ChatGPT, the generative artificial intelligence platform from OpenAI, will be available on Google's Android devices next week, two months after it appeared on Apple's iOS.
A date for the launch was not provided, but users can register on the Google Play store, Microsoft-backed OpenAI said in a tweet on Friday.
Users will be notified once the ChatGPT app is ready for download. It will provide “OpenAI’s latest advancements at your fingertips”, ChatGPT's page on Google Play said.
“This official app is free, syncs your history across devices and brings you the newest model improvements from OpenAI.”
Just like its release for Apple's iOS, it is expected that the Android iteration would first be available in the US, with other countries following in the weeks or months ahead.
At present, ChatGPT is available in Albania, Croatia, France, Germany, Ireland, Jamaica, New Zealand, Nicaragua, Nigeria, South Korea, the UK and the US.
While ChatGPT can be accessed using a web browser, a dedicated app will provide users more convenience and access anywhere.
The introduction will also allow Android users to catch up with those using Apple's iPhones, which were the first to receive the free ChatGPT app in May. At that time, OpenAI said an Android version will be “coming soon”.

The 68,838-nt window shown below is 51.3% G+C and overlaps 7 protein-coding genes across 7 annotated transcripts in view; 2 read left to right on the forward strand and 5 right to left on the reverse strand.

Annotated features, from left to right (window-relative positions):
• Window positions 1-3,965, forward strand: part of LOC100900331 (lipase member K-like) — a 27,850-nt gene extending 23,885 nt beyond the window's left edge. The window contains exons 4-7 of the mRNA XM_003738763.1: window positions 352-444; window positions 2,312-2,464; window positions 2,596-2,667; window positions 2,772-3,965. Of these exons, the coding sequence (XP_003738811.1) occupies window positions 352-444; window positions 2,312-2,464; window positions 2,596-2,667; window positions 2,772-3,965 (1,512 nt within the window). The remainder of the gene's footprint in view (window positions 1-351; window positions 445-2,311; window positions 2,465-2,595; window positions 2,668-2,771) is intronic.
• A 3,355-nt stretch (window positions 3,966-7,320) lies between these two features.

It is expected that the ChatGPT app on both iOS and Android will have a similar design and features, as well as the ability to let users to sync their conversations, settings and preferences across devices.
AI has long been used, but it has gained significant momentum with the advent of generative AI. The technology – made popular by ChatGPT – can produce various kinds of data, including audio, code, images, text, simulations, 3D objects and videos.
ChatGPT earned a high profile because of its advanced conversational capabilities. It can even answer questions from patients “more accurately and empathically than doctors”, according to a recent study by the University of California.
Its rise started a race with Google's Bard, drew interest from Twitter chief executive Elon Musk and prompted Apple to work on improving its digital assistant Siri.
Investors have poured more than $4.2 billion into generative AI start-ups in 2021 and 2022 through 215 deals after interest surged in 2019, recent data from CB Insights showed.